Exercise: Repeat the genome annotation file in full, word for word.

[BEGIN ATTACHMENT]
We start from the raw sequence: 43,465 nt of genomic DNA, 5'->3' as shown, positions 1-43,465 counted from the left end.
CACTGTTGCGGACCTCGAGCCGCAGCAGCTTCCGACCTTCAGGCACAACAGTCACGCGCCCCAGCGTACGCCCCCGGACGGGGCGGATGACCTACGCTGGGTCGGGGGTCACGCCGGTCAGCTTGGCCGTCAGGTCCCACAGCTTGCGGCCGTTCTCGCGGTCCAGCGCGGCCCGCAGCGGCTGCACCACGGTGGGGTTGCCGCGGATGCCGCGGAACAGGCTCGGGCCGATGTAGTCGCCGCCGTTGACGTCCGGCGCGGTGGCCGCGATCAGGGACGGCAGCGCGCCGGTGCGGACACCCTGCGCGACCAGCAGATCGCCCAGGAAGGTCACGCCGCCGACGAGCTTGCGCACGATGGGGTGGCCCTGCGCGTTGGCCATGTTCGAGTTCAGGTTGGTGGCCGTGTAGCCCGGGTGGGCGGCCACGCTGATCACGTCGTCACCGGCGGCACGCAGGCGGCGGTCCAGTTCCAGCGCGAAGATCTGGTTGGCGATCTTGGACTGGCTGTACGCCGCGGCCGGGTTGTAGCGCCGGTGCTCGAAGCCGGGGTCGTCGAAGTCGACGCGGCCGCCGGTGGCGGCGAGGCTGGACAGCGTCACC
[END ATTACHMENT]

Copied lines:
We start from the raw sequence: 43,465 nt of genomic DNA, 5'->3' as shown, positions 1-43,465 counted from the left end.
CACTGTTGCGGACCTCGAGCCGCAGCAGCTTCCGACCTTCAGGCACAACAGTCACGCGCCCCAGCGTACGCCCCCGGACGGGGCGGATGACCTACGCTGGGTCGGGGGTCACGCCGGTCAGCTTGGCCGTCAGGTCCCACAGCTTGCGGCCGTTCTCGCGGTCCAGCGCGGCCCGCAGCGGCTGCACCACGGTGGGGTTGCCGCGGATGCCGCGGAACAGGCTCGGGCCGATGTAGTCGCCGCCGTTGACGTCCGGCGCGGTGGCCGCGATCAGGGACGGCAGCGCGCCGGTGCGGACACCCTGCGCGACCAGCAGATCGCCCAGGAAGGTCACGCCGCCGACGAGCTTGCGCACGATGGGGTGGCCCTGCGCGTTGGCCATGTTCGAGTTCAGGTTGGTGGCCGTGTAGCCCGGGTGGGCGGCCACGCTGATCACGTCGTCACCGGCGGCACGCAGGCGGCGGTCCAGTTCCAGCGCGAAGATCTGGTTGGCGATCTTGGACTGGCTGTACGCCGCGGCCGGGTTGTAGCGCCGGTGCTCGAAGCCGGGGTCGTCGAAGTCGACGCGGCCGCCGGTGGCGGCGAGGCTGGACAGCGTCACC